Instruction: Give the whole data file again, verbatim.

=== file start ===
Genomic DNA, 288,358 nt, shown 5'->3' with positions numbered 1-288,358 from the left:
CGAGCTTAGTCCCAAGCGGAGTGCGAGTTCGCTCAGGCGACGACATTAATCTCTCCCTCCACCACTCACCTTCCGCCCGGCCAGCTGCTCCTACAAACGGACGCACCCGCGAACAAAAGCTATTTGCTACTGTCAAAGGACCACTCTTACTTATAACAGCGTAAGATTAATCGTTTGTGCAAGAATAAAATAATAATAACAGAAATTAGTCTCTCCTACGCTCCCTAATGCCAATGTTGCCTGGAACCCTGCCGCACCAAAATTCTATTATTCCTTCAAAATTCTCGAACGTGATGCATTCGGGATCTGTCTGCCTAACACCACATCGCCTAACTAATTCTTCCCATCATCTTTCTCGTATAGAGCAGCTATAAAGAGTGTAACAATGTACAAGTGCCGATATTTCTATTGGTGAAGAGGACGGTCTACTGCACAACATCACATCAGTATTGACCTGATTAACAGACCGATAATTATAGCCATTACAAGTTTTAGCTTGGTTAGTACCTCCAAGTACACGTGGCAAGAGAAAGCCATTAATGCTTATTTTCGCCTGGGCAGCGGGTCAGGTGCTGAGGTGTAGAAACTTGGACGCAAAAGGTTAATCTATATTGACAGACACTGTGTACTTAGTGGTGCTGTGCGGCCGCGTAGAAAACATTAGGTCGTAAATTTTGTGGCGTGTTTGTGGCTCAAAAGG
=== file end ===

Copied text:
Genomic DNA, 288,358 nt, shown 5'->3' with positions numbered 1-288,358 from the left:
CGAGCTTAGTCCCAAGCGGAGTGCGAGTTCGCTCAGGCGACGACATTAATCTCTCCCTCCACCACTCACCTTCCGCCCGGCCAGCTGCTCCTACAAACGGACGCACCCGCGAACAAAAGCTATTTGCTACTGTCAAAGGACCACTCTTACTTATAACAGCGTAAGATTAATCGTTTGTGCAAGAATAAAATAATAATAACAGAAATTAGTCTCTCCTACGCTCCCTAATGCCAATGTTGCCTGGAACCCTGCCGCACCAAAATTCTATTATTCCTTCAAAATTCTCGAACGTGATGCATTCGGGATCTGTCTGCCTAACACCACATCGCCTAACTAATTCTTCCCATCATCTTTCTCGTATAGAGCAGCTATAAAGAGTGTAACAATGTACAAGTGCCGATATTTCTATTGGTGAAGAGGACGGTCTACTGCACAACATCACATCAGTATTGACCTGATTAACAGACCGATAATTATAGCCATTACAAGTTTTAGCTTGGTTAGTACCTCCAAGTACACGTGGCAAGAGAAAGCCATTAATGCTTATTTTCGCCTGGGCAGCGGGTCAGGTGCTGAGGTGTAGAAACTTGGACGCAAAAGGTTAATCTATATTGACAGACACTGTGTACTTAGTGGTGCTGTGCGGCCGCGTAGAAAACATTAGGTCGTAAATTTTGTGGCGTGTTTGTGGCTCAAAAGG